Finally, de Blasio Returns to Staten Island


Since Mayor Bill de Blasio’s last official public event on Staten Island, to see if a groundhog spotted its shadow, he has traveled to Nebraska, Iowa, Wisconsin, California and the nation’s capital.

The prodigal de Blasio returned to Staten Island on Thursday, making only his third official visit of 2015 to the one borough that didn’t vote for him two years ago. He came bearing good news: his administration’s $242 million budget investment to repaving and maintaining the city’s roads, a particular source of interest for the most car-dependent area of the city.

But some of the residents of the neighborhood he visited weren’t all that happy to see him.

One said the Democratic mayor’s liberal policies had rendered Republican-heavy Staten Island “the forgotten borough.” Another was disappointed that the to-do over the mayoral visit wasn’t actually a movie shoot. And one man harangued the mayor in an animated discussion after his press conference, saying the city had installed speed cameras across Staten Island not to improve safety but to raise money for the city’s coffers.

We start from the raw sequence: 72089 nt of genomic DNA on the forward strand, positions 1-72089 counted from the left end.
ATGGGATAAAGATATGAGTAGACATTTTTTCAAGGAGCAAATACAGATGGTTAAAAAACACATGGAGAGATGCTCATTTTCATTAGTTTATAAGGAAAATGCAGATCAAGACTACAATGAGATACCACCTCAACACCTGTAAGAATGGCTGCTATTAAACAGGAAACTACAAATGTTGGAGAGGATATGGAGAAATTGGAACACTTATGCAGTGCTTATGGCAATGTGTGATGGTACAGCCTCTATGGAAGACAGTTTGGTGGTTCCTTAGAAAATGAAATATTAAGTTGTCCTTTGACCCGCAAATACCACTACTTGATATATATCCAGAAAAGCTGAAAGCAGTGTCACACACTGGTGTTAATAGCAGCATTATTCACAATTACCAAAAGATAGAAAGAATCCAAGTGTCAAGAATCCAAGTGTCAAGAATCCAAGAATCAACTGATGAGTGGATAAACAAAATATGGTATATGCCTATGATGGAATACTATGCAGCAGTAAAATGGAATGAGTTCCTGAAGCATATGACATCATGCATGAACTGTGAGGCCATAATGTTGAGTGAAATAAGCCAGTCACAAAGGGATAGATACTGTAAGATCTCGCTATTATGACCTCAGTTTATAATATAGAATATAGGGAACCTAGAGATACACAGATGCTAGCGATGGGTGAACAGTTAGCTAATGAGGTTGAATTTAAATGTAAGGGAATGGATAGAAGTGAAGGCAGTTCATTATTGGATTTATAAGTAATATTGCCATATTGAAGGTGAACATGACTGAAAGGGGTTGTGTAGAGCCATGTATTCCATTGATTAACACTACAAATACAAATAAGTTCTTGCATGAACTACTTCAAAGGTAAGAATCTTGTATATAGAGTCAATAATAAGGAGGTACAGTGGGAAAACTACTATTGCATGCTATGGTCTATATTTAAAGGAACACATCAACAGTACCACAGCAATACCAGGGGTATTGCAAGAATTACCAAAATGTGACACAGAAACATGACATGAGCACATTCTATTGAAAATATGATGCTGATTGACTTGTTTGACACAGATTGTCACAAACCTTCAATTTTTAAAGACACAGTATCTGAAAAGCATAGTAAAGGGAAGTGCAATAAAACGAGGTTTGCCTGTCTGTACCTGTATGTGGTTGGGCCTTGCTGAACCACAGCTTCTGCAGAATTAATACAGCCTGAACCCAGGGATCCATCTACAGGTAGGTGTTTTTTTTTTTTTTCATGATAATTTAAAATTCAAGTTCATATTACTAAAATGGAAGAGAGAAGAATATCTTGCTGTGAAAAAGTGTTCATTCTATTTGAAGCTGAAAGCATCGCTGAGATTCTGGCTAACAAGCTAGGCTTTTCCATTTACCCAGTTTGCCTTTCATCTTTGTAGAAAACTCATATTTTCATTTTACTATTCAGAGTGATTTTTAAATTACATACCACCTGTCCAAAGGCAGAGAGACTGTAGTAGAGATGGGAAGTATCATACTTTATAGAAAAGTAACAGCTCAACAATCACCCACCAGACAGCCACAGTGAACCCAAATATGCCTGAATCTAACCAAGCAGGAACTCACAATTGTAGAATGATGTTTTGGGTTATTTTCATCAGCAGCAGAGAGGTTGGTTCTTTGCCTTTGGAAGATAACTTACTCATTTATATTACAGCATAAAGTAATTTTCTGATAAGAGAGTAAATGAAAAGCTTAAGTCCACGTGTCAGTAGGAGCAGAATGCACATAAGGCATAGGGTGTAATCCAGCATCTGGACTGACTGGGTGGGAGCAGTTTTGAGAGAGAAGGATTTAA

“You want the revenue!” Chris Altieri angrily said after de Blasio walked over to talk to him.

The mayor, seemingly growing irritated yet keeping his composure, asked, “Can you really look me in the eye and say we don’t want to save people’s lives? Do you really believe that?”

“No, you don’t,” Altieri said.

When asked by reporters about his recent spate of national travel in comparison to his infrequent visits to Staten Island, he parried the question, saying he looked “forward to spending time all over the borough.”

The mayor had come under scrutiny for not following his predecessors’ practices of hosting town halls or appearing on a weekly call-in radio show, decisions some critics believe limit the public’s access to him.

But then suddenly de Blasio was involved in an impromptu street corner town hall as Altieri grilled him on speed cameras and property taxes. When the tense three-minute conversation ended, Altieri turned to the reporters gathered and said the mayor “should be more available to where people like me can air our grievances.”

Many people who lived nearby greeted the mayor with a shrug, proclaiming they were no fans of his. One, Deena Gamba, joked the Verrazano’s $16 cash toll was scaring him off.

“That’s probably why he doesn’t come through here,” she said.

Her brother Jimmy Gamba went one step further with a prediction: “This will be his one trip and his only trip.”